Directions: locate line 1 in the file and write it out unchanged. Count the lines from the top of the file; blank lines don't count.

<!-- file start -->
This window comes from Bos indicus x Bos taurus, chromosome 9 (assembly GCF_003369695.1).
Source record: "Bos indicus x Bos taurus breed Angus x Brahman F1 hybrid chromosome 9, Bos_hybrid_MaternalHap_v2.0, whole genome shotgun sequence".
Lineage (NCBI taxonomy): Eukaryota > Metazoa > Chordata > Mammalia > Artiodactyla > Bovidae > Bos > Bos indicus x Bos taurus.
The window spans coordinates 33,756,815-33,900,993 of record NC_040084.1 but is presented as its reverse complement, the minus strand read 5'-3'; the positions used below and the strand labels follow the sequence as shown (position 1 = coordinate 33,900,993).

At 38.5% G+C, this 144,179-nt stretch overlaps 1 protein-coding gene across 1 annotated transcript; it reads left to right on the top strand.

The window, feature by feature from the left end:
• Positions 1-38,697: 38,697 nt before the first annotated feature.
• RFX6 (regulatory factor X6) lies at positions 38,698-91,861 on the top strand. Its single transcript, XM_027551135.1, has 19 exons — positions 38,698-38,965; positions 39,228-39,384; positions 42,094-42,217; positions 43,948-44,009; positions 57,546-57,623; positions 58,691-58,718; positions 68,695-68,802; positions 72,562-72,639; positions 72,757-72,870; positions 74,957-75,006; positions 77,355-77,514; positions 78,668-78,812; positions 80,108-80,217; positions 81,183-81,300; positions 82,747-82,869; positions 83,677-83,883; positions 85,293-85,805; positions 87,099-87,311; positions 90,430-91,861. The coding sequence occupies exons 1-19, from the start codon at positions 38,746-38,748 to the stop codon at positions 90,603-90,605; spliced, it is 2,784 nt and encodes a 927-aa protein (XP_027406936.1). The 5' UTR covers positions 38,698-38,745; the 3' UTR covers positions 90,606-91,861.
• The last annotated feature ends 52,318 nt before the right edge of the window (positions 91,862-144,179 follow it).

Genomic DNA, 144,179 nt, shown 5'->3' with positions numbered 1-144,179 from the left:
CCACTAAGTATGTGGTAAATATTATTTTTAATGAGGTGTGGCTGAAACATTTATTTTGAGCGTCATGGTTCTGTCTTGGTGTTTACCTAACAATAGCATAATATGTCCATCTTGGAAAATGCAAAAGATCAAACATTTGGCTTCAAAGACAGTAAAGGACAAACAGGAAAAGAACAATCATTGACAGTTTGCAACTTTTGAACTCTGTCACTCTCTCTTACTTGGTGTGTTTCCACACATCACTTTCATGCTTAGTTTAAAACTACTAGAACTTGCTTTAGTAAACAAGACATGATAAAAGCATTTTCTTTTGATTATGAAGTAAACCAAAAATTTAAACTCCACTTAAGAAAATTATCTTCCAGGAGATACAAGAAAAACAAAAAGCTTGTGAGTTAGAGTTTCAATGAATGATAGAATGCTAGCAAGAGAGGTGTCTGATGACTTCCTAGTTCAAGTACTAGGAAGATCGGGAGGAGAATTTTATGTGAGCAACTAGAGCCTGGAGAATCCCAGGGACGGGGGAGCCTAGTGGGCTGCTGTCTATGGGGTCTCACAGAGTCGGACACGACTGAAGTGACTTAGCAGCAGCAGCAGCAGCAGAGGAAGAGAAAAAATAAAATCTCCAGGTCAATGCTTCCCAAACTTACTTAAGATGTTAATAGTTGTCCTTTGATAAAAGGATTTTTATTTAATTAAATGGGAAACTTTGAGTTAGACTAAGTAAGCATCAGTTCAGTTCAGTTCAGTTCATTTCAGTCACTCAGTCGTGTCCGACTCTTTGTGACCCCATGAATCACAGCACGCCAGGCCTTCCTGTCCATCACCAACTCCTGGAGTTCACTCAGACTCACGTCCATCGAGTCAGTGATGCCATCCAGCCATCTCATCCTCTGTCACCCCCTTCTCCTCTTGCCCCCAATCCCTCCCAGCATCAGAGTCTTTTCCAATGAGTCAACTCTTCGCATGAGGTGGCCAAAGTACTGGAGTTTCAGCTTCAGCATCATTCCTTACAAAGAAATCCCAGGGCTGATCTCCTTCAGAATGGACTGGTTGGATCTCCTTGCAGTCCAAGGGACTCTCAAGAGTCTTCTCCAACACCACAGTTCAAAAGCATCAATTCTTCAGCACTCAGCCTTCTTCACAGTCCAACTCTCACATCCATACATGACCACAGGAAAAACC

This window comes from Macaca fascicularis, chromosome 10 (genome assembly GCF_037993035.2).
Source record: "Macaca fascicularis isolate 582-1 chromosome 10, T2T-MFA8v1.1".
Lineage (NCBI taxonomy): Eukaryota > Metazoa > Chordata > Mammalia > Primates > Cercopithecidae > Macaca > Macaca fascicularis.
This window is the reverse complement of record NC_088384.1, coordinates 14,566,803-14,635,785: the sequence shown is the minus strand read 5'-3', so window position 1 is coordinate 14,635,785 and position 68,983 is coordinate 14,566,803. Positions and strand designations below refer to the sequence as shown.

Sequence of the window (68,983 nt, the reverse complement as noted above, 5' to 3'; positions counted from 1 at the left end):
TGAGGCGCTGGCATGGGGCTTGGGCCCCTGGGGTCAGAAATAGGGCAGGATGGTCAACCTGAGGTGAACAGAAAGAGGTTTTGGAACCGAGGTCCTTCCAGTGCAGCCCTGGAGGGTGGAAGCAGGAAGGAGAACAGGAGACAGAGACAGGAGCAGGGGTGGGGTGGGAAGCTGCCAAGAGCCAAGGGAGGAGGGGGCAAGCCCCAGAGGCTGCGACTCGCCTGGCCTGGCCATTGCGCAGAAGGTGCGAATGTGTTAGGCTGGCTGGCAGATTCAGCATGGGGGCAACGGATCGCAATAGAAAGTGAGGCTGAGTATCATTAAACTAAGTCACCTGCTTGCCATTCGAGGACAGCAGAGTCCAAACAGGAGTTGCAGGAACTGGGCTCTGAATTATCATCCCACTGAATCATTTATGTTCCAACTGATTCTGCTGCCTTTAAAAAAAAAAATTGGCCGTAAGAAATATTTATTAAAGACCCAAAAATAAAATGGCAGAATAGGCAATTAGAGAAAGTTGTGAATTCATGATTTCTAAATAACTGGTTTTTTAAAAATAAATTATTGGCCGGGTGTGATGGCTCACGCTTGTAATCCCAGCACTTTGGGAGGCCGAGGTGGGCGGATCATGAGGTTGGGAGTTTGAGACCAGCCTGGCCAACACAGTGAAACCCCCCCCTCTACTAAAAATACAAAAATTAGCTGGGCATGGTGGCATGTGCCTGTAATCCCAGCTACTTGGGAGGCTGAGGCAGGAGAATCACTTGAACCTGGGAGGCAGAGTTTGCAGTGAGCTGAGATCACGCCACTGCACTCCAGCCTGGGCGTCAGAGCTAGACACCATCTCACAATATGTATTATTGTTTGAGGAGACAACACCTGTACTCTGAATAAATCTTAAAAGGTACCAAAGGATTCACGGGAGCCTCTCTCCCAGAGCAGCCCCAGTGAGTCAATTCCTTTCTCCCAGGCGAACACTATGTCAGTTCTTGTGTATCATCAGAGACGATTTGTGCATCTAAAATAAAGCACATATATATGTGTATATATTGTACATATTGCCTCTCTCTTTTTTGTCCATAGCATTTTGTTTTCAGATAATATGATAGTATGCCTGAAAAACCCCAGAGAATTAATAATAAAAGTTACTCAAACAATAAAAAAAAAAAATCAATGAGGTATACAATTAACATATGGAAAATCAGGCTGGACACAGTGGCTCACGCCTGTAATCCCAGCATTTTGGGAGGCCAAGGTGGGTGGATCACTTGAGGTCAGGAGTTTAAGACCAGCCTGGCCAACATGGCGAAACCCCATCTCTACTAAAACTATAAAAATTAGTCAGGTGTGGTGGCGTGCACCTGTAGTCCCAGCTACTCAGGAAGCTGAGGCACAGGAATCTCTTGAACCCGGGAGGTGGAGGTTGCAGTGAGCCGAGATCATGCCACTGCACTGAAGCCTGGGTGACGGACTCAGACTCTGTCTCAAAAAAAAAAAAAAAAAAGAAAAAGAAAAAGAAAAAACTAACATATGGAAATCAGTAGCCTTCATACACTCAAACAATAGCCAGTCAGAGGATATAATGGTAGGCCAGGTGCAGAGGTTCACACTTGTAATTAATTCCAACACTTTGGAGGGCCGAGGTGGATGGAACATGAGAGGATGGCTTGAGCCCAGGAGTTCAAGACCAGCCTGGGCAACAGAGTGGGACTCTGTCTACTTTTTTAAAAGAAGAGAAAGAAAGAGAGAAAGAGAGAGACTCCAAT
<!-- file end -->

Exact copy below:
This window comes from Bos indicus x Bos taurus, chromosome 9 (assembly GCF_003369695.1).